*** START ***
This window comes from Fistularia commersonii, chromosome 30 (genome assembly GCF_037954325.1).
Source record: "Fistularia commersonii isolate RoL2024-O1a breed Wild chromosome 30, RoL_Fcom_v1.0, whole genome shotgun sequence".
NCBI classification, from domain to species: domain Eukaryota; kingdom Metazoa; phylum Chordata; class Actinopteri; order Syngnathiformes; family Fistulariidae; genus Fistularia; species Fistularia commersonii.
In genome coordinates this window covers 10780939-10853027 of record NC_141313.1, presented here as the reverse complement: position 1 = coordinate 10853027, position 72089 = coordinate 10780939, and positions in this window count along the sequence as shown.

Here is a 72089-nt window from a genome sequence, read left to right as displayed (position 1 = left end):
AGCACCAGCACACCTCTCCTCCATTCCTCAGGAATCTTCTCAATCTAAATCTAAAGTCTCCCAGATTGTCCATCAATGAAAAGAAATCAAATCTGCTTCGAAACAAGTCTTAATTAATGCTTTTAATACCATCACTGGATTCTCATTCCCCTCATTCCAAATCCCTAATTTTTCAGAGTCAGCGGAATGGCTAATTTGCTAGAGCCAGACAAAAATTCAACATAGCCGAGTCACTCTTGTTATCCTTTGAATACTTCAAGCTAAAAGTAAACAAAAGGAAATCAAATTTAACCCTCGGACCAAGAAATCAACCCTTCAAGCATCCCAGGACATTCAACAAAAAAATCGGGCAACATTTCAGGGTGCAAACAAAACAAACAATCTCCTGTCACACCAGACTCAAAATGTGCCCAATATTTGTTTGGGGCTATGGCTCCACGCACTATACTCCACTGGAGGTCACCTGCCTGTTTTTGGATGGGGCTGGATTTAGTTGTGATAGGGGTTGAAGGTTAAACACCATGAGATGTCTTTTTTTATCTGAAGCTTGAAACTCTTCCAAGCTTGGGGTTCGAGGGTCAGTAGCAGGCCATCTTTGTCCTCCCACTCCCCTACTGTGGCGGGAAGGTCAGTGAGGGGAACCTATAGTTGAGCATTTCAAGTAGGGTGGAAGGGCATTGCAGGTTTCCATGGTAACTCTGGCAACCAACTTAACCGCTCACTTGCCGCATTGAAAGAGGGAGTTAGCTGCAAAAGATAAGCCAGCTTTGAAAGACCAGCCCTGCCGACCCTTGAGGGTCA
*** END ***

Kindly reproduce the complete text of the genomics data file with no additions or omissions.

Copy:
This window comes from Fistularia commersonii, chromosome 30 (genome assembly GCF_037954325.1).
Source record: "Fistularia commersonii isolate RoL2024-O1a breed Wild chromosome 30, RoL_Fcom_v1.0, whole genome shotgun sequence".
NCBI classification, from domain to species: domain Eukaryota; kingdom Metazoa; phylum Chordata; class Actinopteri; order Syngnathiformes; family Fistulariidae; genus Fistularia; species Fistularia commersonii.
In genome coordinates this window covers 10780939-10853027 of record NC_141313.1, presented here as the reverse complement: position 1 = coordinate 10853027, position 72089 = coordinate 10780939, and positions in this window count along the sequence as shown.

Here is a 72089-nt window from a genome sequence, read left to right as displayed (position 1 = left end):
AGCACCAGCACACCTCTCCTCCATTCCTCAGGAATCTTCTCAATCTAAATCTAAAGTCTCCCAGATTGTCCATCAATGAAAAGAAATCAAATCTGCTTCGAAACAAGTCTTAATTAATGCTTTTAATACCATCACTGGATTCTCATTCCCCTCATTCCAAATCCCTAATTTTTCAGAGTCAGCGGAATGGCTAATTTGCTAGAGCCAGACAAAAATTCAACATAGCCGAGTCACTCTTGTTATCCTTTGAATACTTCAAGCTAAAAGTAAACAAAAGGAAATCAAATTTAACCCTCGGACCAAGAAATCAACCCTTCAAGCATCCCAGGACATTCAACAAAAAAATCGGGCAACATTTCAGGGTGCAAACAAAACAAACAATCTCCTGTCACACCAGACTCAAAATGTGCCCAATATTTGTTTGGGGCTATGGCTCCACGCACTATACTCCACTGGAGGTCACCTGCCTGTTTTTGGATGGGGCTGGATTTAGTTGTGATAGGGGTTGAAGGTTAAACACCATGAGATGTCTTTTTTTATCTGAAGCTTGAAACTCTTCCAAGCTTGGGGTTCGAGGGTCAGTAGCAGGCCATCTTTGTCCTCCCACTCCCCTACTGTGGCGGGAAGGTCAGTGAGGGGAACCTATAGTTGAGCATTTCAAGTAGGGTGGAAGGGCATTGCAGGTTTCCATGGTAACTCTGGCAACCAACTTAACCGCTCACTTGCCGCATTGAAAGAGGGAGTTAGCTGCAAAAGATAAGCCAGCTTTGAAAGACCAGCCCTGCCGACCCTTGAGGGTCA